The Photograph of Sue Howard Hardy

St. Philip’s Church (rustyb78, 2010)

Charleston earned the nickname, “The Holy City” because of its numerous church steeples that can be easily seen across the city’s low-profile landscape.  One of the most recognized steeples located in the middle of downtown is St. Philip’s Church at 142 Church Street.  Built in 1680, it is the oldest religious congregation in South Carolina, and it’s still an active congregation today.

In June, 1888, Gaston Hardy and his pregnant wife, Sue Howard were parishioners at St. Philip’s Church.  Tragically, on June 10, their child was stillborn.  Then, six days later, Sue Howard also died.  It’s unclear what caused her death, but many speculate that it was from complications from childbirth.  Regardless, that’s not the real story here.

The real story is what happened 99 years later.

Main Gate of St. Philip’s Church West Cemetery (Chanilim714, 2009)

On June 10, 1987, local amateur photographer, Harry Reynolds, was snapping pictures around the cemetery at St. Philip’s Church.  Harry is a native Charlestonian who grew up just down the street from St. Philip’s Church Cemetery.  So, even though the main gate to the cemetery was locked, he knew that he could still get a shot of most of the cemetery by poking his camera through the bars on the rear gate.  Harry took several photos and sent them for development.  He noticed nothing unusual about any of them…until he got to this one:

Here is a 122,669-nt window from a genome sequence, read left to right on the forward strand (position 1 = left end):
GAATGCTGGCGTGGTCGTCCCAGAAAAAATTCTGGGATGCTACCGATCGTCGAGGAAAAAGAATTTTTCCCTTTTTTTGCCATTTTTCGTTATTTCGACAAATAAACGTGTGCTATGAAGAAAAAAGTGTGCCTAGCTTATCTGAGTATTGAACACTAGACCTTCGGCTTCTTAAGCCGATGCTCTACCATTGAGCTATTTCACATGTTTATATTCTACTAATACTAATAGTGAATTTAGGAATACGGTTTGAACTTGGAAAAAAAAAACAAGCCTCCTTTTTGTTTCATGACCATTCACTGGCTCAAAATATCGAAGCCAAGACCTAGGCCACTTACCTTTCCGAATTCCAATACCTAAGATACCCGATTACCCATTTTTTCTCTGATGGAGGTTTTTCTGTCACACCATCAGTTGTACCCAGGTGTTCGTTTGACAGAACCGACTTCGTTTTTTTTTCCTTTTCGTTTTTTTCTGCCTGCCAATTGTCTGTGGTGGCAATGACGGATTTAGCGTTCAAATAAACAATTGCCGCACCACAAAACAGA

The ghost of Sue Howard Hardy? (Reynolds, 1987)

The photo has been scrutinized over and over.  Reynolds personally sent the photo and the negatives to Kodak.  Kodak examined and tested the photo, but could find nothing to explain or disprove what is seen:  a shawled figure that appears to be bent over the infant’s grave.  Check out this short video.

Another anomaly at Sue Howard Hardy’s gravestone (Heisler, 2010)

Almost every ghost tour in Charleston stops outside the gates of the cemetery to tell the story of Sue Howard Hardy.  Typically, they offer a copy of the photograph to tour-goers, to be passed around and examined.   But they do offer one disclaimer.  There have been numerous reports of pregnant women having problems after handling the photograph.  Some have felt as though they were choking, others felt sick to their stomachs.  True?  Who knows?  You’ll have to visit and decide for yourself.

One thing is for sure, though.  The folks at St. Philip’s Church aren’t buying it.  They’ve posted this sign right out front.

Sign at St. Philip’s Church Cemetery (St. Philip’s Church, 2012)

Most ghost tour companies in Charleston can tell you the story of Sue Howard Hardy, and even produce a copy of the famous photograph.

Try any of these tour companies, but be sure to ask about Sue Howard Hardy when buying your tickets:

Black Cat Tours

Ghost Walk

Charleston’s Best Tours

Bulldog Tours

Image Credits:

rustyb78. (2010, May 19). St. Phillip’s Church. Retrieved from

Chanilim714. (2009, March 31). St Philips Church West Cemetery Charleston South Carolina. Retrieved from

YAHGlobal. (2010). Ghost & Dungeon tour. Retrieved from & Dungeon Tour.phtd